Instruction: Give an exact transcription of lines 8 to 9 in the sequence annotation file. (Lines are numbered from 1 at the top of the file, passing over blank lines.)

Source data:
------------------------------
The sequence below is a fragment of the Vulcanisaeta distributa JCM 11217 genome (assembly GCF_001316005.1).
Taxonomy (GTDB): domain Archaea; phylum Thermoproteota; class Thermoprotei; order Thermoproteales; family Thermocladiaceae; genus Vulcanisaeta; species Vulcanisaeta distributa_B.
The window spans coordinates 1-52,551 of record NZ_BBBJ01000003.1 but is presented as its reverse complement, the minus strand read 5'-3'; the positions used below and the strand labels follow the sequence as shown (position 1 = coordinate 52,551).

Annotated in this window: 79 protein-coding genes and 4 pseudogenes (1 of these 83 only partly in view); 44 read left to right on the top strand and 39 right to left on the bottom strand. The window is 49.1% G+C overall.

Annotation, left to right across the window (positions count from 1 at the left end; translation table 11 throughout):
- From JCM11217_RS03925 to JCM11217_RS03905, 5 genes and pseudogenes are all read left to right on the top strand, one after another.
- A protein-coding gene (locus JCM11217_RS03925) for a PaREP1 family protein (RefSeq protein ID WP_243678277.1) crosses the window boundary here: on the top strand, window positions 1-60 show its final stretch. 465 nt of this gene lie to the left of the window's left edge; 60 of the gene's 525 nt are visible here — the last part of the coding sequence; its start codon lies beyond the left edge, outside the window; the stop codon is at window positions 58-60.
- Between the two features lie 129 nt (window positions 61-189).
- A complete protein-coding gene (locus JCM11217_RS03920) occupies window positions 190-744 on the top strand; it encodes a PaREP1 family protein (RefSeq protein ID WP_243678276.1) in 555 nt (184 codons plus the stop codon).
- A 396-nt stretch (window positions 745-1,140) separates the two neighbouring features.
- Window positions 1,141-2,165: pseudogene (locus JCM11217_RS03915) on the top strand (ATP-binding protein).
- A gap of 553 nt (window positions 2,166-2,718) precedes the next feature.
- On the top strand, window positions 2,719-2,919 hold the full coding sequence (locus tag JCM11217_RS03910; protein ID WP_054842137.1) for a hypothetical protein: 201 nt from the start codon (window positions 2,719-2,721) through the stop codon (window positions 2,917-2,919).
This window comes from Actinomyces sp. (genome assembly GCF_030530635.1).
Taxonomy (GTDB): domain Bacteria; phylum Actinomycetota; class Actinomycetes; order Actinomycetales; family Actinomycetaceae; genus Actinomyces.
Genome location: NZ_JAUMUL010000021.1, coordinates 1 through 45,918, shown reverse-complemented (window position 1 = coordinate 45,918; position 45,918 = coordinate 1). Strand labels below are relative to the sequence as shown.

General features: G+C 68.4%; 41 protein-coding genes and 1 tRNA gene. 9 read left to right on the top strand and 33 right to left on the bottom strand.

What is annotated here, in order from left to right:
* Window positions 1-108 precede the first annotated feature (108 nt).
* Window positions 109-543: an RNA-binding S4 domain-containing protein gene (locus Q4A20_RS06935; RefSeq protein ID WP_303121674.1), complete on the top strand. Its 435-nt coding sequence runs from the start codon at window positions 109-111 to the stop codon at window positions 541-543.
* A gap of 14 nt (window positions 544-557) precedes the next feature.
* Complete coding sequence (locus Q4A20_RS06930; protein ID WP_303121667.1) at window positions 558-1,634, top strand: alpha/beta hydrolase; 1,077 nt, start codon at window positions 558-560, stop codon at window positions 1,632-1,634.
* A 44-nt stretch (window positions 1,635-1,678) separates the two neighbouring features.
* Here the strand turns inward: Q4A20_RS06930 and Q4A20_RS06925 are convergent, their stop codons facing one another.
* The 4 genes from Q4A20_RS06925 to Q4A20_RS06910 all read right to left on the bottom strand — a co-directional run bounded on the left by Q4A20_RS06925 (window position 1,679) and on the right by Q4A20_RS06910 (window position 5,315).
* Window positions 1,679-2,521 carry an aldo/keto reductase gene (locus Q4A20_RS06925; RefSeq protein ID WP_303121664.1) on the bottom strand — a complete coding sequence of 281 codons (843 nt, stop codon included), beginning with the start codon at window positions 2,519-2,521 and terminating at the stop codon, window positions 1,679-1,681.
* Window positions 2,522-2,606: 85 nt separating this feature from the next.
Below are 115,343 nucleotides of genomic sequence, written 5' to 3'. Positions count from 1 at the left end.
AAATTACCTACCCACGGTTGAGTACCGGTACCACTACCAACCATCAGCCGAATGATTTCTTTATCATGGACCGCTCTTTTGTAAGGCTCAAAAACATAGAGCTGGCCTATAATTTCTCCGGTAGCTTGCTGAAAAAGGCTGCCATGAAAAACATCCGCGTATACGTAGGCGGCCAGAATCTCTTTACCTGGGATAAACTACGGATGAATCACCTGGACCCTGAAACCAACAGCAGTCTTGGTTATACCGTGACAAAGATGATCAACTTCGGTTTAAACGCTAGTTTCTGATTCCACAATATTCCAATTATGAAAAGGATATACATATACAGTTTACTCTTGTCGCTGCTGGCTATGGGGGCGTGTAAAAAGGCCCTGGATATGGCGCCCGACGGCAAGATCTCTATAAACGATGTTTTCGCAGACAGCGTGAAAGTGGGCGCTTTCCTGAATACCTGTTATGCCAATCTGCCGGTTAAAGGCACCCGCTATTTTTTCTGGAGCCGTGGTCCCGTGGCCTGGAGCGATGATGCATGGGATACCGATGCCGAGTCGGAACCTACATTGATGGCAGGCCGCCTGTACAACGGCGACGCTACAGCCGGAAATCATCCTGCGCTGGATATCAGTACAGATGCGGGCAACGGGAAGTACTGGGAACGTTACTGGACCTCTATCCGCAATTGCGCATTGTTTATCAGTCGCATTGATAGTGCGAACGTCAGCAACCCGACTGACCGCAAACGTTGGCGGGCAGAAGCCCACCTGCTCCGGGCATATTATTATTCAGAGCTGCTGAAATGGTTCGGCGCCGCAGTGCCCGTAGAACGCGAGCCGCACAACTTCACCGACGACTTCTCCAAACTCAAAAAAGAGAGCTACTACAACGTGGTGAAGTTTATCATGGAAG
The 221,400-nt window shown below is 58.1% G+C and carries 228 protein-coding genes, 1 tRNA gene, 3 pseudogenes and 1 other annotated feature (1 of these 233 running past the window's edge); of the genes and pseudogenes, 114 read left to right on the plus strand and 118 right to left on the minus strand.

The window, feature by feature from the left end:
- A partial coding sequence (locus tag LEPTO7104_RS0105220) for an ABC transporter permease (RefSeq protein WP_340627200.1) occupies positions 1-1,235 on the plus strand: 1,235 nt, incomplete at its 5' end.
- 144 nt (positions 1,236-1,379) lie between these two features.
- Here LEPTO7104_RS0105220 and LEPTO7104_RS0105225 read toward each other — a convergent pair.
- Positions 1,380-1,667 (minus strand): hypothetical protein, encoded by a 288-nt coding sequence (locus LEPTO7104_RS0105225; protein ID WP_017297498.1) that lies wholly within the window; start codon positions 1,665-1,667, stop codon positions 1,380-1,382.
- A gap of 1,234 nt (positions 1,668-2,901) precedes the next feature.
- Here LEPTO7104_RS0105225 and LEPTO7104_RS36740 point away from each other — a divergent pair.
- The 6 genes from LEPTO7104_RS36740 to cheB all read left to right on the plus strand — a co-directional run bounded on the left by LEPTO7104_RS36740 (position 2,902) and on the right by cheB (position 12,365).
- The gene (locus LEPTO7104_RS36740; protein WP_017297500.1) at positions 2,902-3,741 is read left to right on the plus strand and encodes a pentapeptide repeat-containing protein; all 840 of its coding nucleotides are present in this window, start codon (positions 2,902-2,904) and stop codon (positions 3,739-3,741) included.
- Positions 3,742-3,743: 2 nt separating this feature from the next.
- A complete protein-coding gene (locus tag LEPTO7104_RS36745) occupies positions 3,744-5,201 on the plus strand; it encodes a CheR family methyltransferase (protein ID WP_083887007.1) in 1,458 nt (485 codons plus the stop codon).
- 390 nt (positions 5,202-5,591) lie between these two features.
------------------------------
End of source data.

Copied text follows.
- Between the two features lie 129 nt (window positions 61-189).
- A complete protein-coding gene (locus JCM11217_RS03920) occupies window positions 190-744 on the top strand; it encodes a PaREP1 family protein (RefSeq protein ID WP_243678276.1) in 555 nt (184 codons plus the stop codon).